Chapter9

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					Transportation and Communications

       Chapter 9 of The World Economy
              By Stutz and Warf
Transport Networks: National and
Global
 Networks facilitate interaction
 ..they eliminate distance decay and allay the friction of distance….
 Railroads in North America brought the countries together.
   They created economies and bound areas together
 North American cities are marked by transportation;
   Walking and horse car era (1800-1890)
   Electric streetcar (1890-1920)
   Early auto era (1920-1945)
   Freeway era (1945-1970)
   Edge city era (1970-1990)
   Exurban era (1990-present)
Transport/ Comm. Concepts
 Space/Time convergence
   Airliners mark the best space time convergence of any form of
    transport. (My Norwegian ancestors spent a couple of weeks
    at sea to get to the New World, I went back on a Scandinavian
    Airlines 767ER in about 6 hours)
 Infrastructure and efficiency
   In some areas transport and communications are very slow and
    difficult.
   Modern systems compete to be most efficient.
General Properties of Transport Costs
 Terminal costs—the loading and unloading
 Line haul costs– a function of distance, and the actual moving of
  the goods.
 A recent development in addressing terminal costs is the
  containerization of freight.
 Trucks generally have lower terminal costs partly because we-the
  taxpayer- maintain their highways, and they are more flexible than
  most any form of transport.
 Elasticity of Demand—the responsiveness of a good or service to
  the changes in price. Transport carriers will generally charge
  what the market will bear. TVs would command a higher
  shipping cost based on their value, compared with, say, grain or
  coal.
Transportation Policy
 Deregulation and Privatization
   Assured that there would always be access for new transport firms
    seeking to compete.
   Airline deregulation allowed new companies to compete and market
    to dictate survival of the most efficient.
   Deregulation also created the modern ―hub and spoke networks.‖
 Rail deregulation, competition and abandonment…
   See the ND rail map (circa 2000).
   Deregulation allowed railroads to sell or abandon less profitable lines.
    Some lines are still operated as ―regional‖ railroads or feeders, while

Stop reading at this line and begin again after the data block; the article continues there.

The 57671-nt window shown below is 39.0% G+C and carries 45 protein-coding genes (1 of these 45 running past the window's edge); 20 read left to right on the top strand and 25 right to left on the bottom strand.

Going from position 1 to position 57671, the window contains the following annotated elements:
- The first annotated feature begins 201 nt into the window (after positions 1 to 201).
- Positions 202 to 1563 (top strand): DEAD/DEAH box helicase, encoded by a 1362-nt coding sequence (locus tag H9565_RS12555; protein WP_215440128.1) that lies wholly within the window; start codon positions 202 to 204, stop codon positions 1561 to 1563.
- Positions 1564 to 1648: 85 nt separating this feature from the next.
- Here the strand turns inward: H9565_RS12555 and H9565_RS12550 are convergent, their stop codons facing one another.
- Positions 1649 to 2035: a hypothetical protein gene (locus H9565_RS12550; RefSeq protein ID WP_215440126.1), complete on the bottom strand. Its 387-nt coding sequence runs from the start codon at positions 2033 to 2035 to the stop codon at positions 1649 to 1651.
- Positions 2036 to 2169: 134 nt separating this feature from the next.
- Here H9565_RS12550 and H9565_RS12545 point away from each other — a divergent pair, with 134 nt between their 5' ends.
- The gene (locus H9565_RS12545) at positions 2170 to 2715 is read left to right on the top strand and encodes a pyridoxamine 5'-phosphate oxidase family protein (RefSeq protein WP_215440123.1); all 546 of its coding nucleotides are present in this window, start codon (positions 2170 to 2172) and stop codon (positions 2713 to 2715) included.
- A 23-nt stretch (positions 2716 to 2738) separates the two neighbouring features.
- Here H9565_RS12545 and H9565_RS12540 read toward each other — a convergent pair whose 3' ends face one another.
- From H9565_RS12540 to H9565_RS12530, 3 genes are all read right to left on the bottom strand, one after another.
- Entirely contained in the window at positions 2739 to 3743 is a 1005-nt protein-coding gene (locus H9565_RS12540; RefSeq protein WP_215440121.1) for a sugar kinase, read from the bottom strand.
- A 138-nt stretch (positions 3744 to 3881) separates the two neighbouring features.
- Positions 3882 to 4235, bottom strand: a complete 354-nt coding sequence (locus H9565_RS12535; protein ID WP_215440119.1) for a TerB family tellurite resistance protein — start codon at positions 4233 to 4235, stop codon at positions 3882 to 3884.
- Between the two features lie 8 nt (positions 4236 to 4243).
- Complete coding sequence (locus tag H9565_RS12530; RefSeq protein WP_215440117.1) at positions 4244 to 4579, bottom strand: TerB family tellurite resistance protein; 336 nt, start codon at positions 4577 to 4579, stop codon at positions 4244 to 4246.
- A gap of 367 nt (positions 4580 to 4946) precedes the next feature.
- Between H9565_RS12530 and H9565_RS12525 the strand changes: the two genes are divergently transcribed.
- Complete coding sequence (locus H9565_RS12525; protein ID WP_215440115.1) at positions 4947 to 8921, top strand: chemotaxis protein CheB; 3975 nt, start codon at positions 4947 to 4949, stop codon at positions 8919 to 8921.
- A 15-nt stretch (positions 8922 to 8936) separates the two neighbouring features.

others have been purchased back because they‘ve since become more
    essential.
An Early Elevator, circa 1880s
This is the Bergen, ND elevator on the Soo Line Railroad. (Dec. 25, 1995 just before it was torn down)
There were literally thousands of these all over the Great Plains, and many towns had multiple
elevators.
An example of competition: moving the
harvest…..
 The following map illustrates how one ND elevator firm
  located itself to take advantage of competition between two
  railroads.
 The stars indicate the company‘s four elevators; note that one
  is on a competing railroad.
 This allows the company to ship by rail on whichever of the
  two companies had the best rates.
Personal Mobility
 ND has over twice the vehicle registrations that there are
  people in the state!
 Auto versus Transit.
 Auto; Improving vehicle miles traveled per person
   Intelligent Vehicle Highway Systems
   Multi-person transport
 Transit; High Speed trains and Maglev
Telecommunications
 From Morse to Bell to AT&T to cell and ‗net.
 Telecommunication availability is often used as a measure of
  national development.
 Fiber optic and Satellite systems have greatly improved
  telecommunications
 Telecommunication and geography; probably one of the most
  dynamic areas of study in social science.
   Teleworking
   Telecommuting
   Telemarketing
 The wireless grid connects the world.
The Geography of the Internet
 Origin and growth of the Internet
   Originated with U.S. Dept. of Defense as a means of
    communication designed to withstand a Nuclear attack.
   Transferred to the National Science Foundation
   Emerged on a global scale with the integration of existing
    telephone, fiber-optic , and sat systems.
   Transfer protocols assured that a message could be
    disintegrated, transmitted, and re-integrated at the receiving
    end.
   In 2005, 1.018 billion people, 15 percent of the worlds
    population were connected to the ‗net.
The Geography of the Internet, cont.
 Social and spatial discrepancies in Internet Access
   Dial-up, cable, wireless
   Social networking–You on Facebook?
     The use of the net in world conflict– see Iran and Iraq
     Internet in politics
     The internet‘s dark side….

 Electronic Data exchange
   Allows send and receipt of large amounts of data in real time.
   Companies are interconnected and in true partnership
   Paperless offices
   Collection of monies is quicker and more efficient.
Future Impacts of IT
 Smart Cities
 Government functions streamlined---I e-filed my income
  taxes this year!
 Business
   Telecommuting—My colleague‘s wife is the 2nd highest officer
    in one part of an educational corporation, all from home.
   Telework centers
 Education and the virtual classroom—You‘re online now
  aren‘t you?
 Health Care—diagnosis over the ‗net, and virtual training of
  physicians.

				
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